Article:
Immigration, Refugees and Citizenship Canada did not respond to CBC Toronto’s request for comment. 

The girls’ exact status in Canada isn’t known, but they aren’t yet permanent residents, says Tito. Tito says he’s sent in sponsorship papers for the girls and plans to take the necessary steps to secure their citizenship after he settles in.

For now, though, he says he’s just looking forward to spending quality time with the tiny new additions to his family.

His first order of business: « Feed them, bathe them in fresh water and put them in their nursery. »

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Toronto’s ‘Sheriff of Squash’ rose to dominate his sport. First he had to defeat his father

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He’s 73 years old now and slowed by a recent stroke. But the man who lives in a humble basement in-law suite near St. Clair Ave. and Dufferin St. was once the undisputed ruler of a booming sport.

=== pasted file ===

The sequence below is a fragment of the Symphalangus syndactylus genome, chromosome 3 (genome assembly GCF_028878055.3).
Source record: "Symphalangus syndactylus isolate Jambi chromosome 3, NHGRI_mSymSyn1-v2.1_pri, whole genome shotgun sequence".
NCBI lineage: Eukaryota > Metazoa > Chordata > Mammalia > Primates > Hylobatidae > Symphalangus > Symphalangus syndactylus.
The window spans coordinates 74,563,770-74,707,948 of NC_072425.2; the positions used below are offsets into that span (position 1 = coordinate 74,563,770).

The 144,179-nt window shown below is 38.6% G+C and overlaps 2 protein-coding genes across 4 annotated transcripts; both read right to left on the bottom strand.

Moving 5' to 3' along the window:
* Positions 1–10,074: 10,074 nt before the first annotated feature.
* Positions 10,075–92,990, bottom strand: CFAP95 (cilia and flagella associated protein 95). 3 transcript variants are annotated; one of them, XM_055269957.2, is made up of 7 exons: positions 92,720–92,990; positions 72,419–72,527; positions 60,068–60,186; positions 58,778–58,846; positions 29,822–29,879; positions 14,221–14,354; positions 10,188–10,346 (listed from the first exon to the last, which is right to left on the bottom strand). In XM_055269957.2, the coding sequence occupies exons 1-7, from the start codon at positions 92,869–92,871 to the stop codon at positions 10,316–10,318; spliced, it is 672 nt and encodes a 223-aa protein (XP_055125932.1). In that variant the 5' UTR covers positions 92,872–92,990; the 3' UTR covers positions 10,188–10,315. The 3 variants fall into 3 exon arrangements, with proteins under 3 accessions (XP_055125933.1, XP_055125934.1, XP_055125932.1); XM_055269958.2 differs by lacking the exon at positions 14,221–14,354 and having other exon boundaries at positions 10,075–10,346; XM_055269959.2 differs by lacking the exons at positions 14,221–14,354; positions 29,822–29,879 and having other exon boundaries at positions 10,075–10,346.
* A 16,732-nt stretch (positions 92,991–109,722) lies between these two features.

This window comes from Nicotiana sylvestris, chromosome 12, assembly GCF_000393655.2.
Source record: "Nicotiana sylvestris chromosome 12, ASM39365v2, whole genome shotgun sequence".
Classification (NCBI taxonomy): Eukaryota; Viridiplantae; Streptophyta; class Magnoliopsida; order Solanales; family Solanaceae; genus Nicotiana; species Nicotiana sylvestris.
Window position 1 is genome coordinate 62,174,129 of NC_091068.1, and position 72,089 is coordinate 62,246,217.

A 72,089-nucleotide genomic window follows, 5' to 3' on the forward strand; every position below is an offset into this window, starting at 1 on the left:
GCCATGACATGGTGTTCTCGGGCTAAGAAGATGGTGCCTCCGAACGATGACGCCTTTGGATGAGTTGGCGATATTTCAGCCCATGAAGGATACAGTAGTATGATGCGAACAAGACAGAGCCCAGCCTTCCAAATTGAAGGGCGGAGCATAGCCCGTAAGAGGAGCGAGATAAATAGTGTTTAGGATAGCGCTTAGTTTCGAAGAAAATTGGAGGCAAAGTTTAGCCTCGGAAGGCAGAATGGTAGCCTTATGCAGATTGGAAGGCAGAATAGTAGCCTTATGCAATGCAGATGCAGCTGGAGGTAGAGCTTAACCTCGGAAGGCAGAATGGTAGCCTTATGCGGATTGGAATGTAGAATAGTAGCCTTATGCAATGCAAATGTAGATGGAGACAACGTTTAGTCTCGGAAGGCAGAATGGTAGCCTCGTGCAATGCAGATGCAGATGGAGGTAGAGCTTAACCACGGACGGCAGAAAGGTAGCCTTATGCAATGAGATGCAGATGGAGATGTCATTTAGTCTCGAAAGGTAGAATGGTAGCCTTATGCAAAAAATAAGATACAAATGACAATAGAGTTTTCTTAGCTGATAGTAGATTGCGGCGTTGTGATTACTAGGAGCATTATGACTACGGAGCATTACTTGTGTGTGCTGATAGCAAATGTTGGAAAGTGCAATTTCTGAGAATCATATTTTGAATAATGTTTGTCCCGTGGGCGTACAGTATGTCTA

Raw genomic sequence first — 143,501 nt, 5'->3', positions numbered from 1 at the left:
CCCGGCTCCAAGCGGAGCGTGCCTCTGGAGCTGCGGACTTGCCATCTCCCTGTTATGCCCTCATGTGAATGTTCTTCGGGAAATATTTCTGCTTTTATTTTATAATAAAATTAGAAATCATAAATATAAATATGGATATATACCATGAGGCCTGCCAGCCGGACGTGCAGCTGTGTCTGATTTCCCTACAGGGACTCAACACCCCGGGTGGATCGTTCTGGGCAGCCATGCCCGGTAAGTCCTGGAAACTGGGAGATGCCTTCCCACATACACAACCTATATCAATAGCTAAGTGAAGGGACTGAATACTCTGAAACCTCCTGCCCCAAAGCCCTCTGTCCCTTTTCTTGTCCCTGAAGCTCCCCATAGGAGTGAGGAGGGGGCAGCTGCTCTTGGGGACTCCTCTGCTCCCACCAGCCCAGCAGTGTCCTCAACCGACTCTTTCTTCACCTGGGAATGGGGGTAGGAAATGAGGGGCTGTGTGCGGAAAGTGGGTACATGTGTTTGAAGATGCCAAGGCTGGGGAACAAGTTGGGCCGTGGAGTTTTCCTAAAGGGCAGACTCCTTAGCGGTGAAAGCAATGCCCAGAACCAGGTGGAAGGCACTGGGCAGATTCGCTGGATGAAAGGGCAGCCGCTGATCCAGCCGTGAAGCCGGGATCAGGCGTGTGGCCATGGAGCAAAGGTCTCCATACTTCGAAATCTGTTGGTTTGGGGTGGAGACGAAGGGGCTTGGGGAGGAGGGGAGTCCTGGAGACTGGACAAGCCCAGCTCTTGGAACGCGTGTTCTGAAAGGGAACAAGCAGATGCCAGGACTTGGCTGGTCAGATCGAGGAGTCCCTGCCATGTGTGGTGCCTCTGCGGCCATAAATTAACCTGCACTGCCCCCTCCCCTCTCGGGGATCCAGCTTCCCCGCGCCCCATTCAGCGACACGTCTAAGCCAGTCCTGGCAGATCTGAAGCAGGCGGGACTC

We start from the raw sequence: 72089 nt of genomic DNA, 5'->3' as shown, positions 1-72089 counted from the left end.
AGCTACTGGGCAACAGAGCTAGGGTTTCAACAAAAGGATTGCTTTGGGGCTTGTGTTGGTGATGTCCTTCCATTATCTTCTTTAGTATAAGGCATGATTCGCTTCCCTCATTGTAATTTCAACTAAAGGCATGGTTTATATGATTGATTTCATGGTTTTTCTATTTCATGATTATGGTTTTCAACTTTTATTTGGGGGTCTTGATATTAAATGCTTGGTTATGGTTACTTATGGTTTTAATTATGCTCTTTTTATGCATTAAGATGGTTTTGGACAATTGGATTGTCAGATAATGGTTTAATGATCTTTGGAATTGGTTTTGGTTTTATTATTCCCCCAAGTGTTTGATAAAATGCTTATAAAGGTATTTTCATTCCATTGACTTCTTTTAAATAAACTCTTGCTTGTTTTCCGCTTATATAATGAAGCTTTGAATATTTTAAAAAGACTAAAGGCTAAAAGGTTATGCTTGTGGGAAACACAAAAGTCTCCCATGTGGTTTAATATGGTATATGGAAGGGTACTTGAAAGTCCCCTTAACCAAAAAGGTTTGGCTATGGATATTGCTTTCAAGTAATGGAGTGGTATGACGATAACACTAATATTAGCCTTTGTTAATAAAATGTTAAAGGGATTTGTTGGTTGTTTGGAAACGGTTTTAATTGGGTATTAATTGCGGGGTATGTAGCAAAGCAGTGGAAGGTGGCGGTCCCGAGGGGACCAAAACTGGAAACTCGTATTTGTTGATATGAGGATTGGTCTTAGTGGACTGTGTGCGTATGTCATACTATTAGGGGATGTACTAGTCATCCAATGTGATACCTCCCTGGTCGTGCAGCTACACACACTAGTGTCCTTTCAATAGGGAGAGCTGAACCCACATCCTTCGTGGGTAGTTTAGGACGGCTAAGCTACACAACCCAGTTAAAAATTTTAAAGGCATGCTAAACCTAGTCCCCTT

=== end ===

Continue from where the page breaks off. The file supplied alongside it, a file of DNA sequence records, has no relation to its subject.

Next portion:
They called Sharif Khan the “Sheriff of Squash”— hardball squash, to be exact, the North American varietal of the walled-in racquet game that enjoyed a rise in popularity during the fitness-club boom of the 1970s and 1980s. From 1969 and 1980, Khan won the North American Open, the top tournament on the continent, a dozen times. He was the subject of hundreds of newspaper stories and profiled in Esquire magazine. He rubbed shoulders with tennis stars John McEnroe and Bjorn Borg, once beating both in a made-for-TV competition to determine the greatest all-round master of racquet sports of the day.

A great of his sport, Sharif Khan, now 73 and slowed down a bit by a stroke, has told his story in a new memoir, “The Sheriff of Squash.”
A great of his sport, Sharif Khan, now 73 and slowed down a bit by a stroke, has told his story in a new memoir, “The Sheriff of Squash.”  (Rene Johnston / Toronto Star)